The Japanese custom automotive scene is bursting with unbound creativity and world-class craftsmanship. So for a photographer whose passion lies in custom automotive its a bucket list destination. This feature comes to us directly from Japan thanks to two such photographers. Christine Gabler and Marc Holstein travelled to the land of the rising sun to immerse themselves in the local motorcycle scene. They plan to release the images they captured in a photo book later this year. To whet our appetite for the upcoming release Marc has shared one of his experiences from the trip, a visit to Berry Bads Motorcycles where he discovered this stunning Triton cafe racer.
“I travelled to Japan together with my partner Christine Gabler to re-experience the country that we fell in love with. The plan was to do a photo book about Japanese Custom culture. We visited several workshops in Tokyo, Shiga (Kyoto) and Amakusa. The workshops we visited included Animal Boat, Cherry’s Company, Bratstyle, Cheetah 4d studio and, of course, Berry Bad Motorcycles.” – Marc Holstein
The man behind this custom build is Kyohey Sugimoto, owner of Berry Bads Motorcycles. The story of how he started his workshop is a modest one of a man who couldn’t afford to have his motorcycle serviced. To keep his bike on the road Sugimoto-san performed repairs himself which ultimately lead to the formation of his Berry Bads motorcycle workshop. Looking at his latest project, this stunning Triton cafe racer, it’s clear that this self-taught builder has worked hard to perfect his skills.
The Triton is an icon of the 1950s cafe racer scene. Like many cafe racers of its time, it was a hybrid created by merging Triumph and Norton components together to form a new, better-performing motorcycle. This Triton build came to Sugimoto-san as an incomplete customer project. The donor featured a Triumph T110 engine mounted into a slimline Norton featherbed frame and took around 6 months to complete.
The concept was to create a Triton that was influenced by Italian motorcycles of the same era. A simple, clean machine with a timeless style and plenty of appeal. During the build, Sugimoto-san mated predominantly refurbished or reproduction vintage parts to the Triton for a period correct approach. The list includes a set of reproduction Ceriani GP type forks that make up the bike’s front end. The wheels are a combination of shouldered Borrani rims, Dunlop GP rubber and reproduction Robinson drum brake hubs. The Tritons’ clip-on handlebars wear Tomaselli grips and the rear sets are by Tarozzi.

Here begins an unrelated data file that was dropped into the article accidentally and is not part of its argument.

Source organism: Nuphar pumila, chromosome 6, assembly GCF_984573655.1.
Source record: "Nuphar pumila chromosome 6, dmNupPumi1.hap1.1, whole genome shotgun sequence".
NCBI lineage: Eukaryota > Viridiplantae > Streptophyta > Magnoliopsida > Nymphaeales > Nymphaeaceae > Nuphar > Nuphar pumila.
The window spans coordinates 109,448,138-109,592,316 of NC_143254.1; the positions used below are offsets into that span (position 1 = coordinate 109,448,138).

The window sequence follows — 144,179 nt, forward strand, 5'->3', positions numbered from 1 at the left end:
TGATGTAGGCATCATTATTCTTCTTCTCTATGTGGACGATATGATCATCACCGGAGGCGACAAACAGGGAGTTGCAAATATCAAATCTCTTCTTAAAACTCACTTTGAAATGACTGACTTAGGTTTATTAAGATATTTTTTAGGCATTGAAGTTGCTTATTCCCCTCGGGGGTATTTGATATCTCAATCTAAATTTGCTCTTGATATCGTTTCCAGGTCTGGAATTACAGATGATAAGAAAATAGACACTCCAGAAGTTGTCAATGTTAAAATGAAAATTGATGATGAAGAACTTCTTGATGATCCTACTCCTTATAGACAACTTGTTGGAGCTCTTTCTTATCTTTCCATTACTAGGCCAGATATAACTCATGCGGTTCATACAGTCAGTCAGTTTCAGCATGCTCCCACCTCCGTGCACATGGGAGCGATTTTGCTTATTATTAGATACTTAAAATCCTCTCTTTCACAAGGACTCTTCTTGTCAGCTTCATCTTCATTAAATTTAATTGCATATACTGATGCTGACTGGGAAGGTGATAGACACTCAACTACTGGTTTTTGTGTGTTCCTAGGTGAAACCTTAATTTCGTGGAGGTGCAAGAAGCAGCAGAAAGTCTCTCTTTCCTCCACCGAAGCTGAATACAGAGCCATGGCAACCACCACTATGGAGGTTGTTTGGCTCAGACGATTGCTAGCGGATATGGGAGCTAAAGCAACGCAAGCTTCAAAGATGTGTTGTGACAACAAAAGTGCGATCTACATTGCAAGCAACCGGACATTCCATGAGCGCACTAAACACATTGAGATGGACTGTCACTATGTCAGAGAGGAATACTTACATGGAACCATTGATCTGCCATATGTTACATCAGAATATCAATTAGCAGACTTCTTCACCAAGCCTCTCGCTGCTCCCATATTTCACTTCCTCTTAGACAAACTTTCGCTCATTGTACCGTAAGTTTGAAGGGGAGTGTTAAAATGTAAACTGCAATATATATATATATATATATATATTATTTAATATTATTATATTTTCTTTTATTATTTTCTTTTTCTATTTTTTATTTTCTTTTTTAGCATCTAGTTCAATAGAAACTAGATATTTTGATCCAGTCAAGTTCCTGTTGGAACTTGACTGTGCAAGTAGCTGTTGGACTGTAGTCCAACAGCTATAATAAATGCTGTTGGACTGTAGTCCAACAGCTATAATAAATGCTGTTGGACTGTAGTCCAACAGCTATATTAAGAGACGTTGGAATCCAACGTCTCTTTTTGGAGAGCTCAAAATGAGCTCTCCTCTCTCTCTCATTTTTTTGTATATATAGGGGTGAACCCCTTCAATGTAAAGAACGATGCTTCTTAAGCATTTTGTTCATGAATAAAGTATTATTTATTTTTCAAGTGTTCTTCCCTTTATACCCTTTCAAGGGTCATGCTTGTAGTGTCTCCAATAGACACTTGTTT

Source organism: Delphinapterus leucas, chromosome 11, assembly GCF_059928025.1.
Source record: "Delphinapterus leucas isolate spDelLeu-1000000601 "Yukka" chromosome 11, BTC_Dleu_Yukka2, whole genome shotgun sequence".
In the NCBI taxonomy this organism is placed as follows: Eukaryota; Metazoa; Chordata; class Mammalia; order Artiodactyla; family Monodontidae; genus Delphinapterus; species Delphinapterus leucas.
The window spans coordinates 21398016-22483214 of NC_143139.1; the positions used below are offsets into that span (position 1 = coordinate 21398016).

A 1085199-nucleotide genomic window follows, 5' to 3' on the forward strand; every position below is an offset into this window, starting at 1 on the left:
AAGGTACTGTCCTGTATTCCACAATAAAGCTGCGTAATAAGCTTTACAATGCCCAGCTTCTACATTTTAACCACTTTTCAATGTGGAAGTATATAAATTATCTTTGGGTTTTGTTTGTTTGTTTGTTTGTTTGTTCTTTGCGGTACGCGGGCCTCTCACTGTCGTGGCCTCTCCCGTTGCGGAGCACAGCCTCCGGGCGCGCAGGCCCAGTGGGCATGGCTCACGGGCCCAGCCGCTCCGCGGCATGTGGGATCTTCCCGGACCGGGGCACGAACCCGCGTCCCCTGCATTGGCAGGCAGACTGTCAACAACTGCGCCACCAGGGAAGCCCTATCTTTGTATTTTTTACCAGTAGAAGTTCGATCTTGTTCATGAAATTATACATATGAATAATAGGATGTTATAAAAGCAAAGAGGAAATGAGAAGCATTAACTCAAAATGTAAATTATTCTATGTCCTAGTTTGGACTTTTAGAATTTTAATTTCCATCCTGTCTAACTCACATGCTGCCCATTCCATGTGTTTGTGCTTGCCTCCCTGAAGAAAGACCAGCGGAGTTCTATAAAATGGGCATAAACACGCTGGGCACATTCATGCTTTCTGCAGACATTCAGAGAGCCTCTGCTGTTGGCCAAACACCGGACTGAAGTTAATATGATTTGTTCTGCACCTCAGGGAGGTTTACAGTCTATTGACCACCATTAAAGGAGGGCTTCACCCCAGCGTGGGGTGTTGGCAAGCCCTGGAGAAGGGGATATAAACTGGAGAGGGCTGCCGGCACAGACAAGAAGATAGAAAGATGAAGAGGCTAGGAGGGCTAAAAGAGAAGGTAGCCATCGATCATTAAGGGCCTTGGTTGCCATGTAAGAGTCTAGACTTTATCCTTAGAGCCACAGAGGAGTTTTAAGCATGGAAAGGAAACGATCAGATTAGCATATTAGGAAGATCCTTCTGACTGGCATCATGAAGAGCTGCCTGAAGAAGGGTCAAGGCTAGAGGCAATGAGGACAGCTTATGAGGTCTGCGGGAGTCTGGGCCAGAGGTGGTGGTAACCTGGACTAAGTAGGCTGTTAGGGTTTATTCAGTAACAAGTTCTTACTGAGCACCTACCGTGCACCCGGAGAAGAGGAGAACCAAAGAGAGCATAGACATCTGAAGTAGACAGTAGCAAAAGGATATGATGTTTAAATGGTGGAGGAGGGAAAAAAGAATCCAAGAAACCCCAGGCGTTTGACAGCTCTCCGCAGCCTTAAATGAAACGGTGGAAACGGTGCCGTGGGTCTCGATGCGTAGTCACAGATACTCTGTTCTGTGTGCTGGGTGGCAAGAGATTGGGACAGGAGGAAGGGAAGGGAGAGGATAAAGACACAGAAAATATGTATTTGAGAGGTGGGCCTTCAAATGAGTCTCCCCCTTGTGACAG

As for lighting, this is where you’ll find the bikes least period correct parts. The headlight fits the bill being a reproduction Lucas item, but the indicators are tiny Kuryakyn Kellerman Atto LED units. The ones used in the rear are dual function so there was no need for a traditional brake light assembly. This kept his Triton looking like a classic racer while ensuring it’s properly equipped for road riding.
With any build of this kind, there’s a long list of handmade parts that couldn’t be bought off the shelf. Sugimoto-san has fabricated his own oil tank, exhaust system and the open primary cover as well as a long list of mounting brackets and adapters. As for engine work the T110 received more than a few tweaks during its extensive rebuild. The parallel-twin now wears a Bob Newby Racing belt drive conversion, improved oil feed system, Alton generator and a BTH Components Lucas replica Magneto. Rather than outright performance, these mods will ensure that this Triton runs reliably and hassle-free for years to come.
As for the most difficult part of the build, Sugimoto-san reveals it was dealing with one of his customer’s requests. “He wanted to use a Hermes orange colour, but Berry Bad refused it! Triton and Hermes make a bad couple!” and we couldn’t agree with him more. Finished in a candy red, gold and cream scheme it’s clear that this Triton was built by someone whose opinion it pays to trust.
Photography by Christine Gabler and Marc Holstein